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Color Grading: Creative Color

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Resolve: Color Grading
Cinematographers’ Opinions On Color (These are the people you’re pleasing)

1/100 people have perfect pitch

1/10,000 people have perfect color memory.

Color correction includes two major priorities, one technical, the other aesthetic:
1) Meet the technical demands of the deliverable specification. Values must be within legal range and gamut appropriate to the intended method of distribution.

2) Establish a creative grade or “look” per the demands of the DOP and director.

Node types in DaVinci Resolve

Blackmagic Color Training
-Pick an area of the frame that has interesting color and increase saturation.
-Create fields of complementary color.

Complementary Color

Double-click a still to wipe it. Doesn’t work with power grades shared between projects. 

‘g’ adds a flag defaulting to color of flags on edit page but double click to change flag color

Hamburger menu: Convert to bezier for making circular power window editable. From the same menu you can save windows as presets.

Put tape on BlackMagic controllers for quicker muscle memory. You’ll immediately feel the difference in the buttons.

Use the grid view of “clips” in dual screen as a “split” feature to compare adjacent shots. It’s quicker than wiping.

Use the “prev memory” button on the BM mini panel

Hamburger Dots on the viewer window enable you to “gang” the relationship between the selected clip and the timeline reference wipe clip. This can be convenient when you’re frequently trying to compare to the previous clip.

The Film Look

Alexa look:

Add saturation selectively to cyan/blue.

Alexa ‘look’, a lot of it has to do with the Alev sensor’s red channel response

A final fast and dirty trick to give footage the ‘Alexa look’ is a simple one node operation. Change the node colorspace to YUV and in the curves select the green channel only, then click on the curve around the 0.2 and gently push it upwards.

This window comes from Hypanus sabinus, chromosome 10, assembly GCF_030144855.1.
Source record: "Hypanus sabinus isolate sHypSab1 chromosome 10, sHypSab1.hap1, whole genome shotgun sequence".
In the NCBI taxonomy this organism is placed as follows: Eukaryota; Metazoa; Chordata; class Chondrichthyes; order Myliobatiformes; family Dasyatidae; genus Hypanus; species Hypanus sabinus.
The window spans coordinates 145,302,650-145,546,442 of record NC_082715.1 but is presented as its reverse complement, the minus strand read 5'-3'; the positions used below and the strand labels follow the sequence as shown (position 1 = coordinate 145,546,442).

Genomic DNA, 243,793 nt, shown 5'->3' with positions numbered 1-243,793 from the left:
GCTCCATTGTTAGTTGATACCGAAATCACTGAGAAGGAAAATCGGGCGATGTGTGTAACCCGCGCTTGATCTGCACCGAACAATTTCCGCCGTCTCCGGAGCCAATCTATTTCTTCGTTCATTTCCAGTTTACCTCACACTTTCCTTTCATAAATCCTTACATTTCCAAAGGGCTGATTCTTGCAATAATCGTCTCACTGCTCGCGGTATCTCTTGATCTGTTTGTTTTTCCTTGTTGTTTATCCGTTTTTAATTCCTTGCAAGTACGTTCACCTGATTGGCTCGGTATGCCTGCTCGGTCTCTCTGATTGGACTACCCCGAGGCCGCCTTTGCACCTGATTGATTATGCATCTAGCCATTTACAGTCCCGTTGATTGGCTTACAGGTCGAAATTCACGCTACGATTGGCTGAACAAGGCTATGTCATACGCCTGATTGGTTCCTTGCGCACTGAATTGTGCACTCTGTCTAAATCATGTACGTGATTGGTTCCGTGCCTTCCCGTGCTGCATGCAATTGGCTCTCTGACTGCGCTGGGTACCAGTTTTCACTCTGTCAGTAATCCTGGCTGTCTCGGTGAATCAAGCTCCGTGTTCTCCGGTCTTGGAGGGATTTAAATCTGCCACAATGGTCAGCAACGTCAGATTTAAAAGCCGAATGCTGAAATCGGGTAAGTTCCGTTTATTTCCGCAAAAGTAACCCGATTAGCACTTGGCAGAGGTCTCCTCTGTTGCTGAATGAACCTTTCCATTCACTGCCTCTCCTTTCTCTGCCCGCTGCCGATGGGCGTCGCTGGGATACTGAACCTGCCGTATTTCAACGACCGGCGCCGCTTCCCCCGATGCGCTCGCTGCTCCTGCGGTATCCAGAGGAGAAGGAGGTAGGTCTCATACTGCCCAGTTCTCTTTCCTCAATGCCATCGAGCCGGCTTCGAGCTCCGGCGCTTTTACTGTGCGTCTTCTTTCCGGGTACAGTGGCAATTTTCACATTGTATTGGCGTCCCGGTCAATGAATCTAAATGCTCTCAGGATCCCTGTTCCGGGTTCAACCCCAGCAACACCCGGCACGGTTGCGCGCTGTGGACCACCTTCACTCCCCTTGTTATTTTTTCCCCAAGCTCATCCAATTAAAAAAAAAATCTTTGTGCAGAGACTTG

The YUV trick isn’t as daft as it sounds. If you test it on a colour chart (while viewing a vectorscope) you’ll see there’s very specific behaviour when the individual chroma channels are adjusted. It isn’t the same response as LAB. Using curves to boost gamma on the green channel results in an increase in saturation at both ends of the yellow/blue axis, as well as some hue convergence. Very interesting to observe. Pulling the curve in the opposite direction creates an effect somewhat akin to the Two Strip Technicolor process (in appearance). Straight off the bat you can offer the client a choice of two options: Fear the Walking Dead, or The Aviator

Alexa mimics Film by hitting peak saturation at around 35 IRE and holding until around 65 IRE, before falling off, whereas other digital cameras such as Sony and Canon don’t hit peak saturation until 65 or 70 IRE.

Canon push red toward yellow so that red becomes an orange “fire engine” red, and blue is pulled toward green such that bright greens, like grass, become cooler in hue.

The C300 really wanted to make flesh tones more red than the Alexa did, and portions of our hands that are normally redder than normal skin tone (like knuckles) blended beautifully into the surrounding skin on the Alexa but popped bright red on the C300


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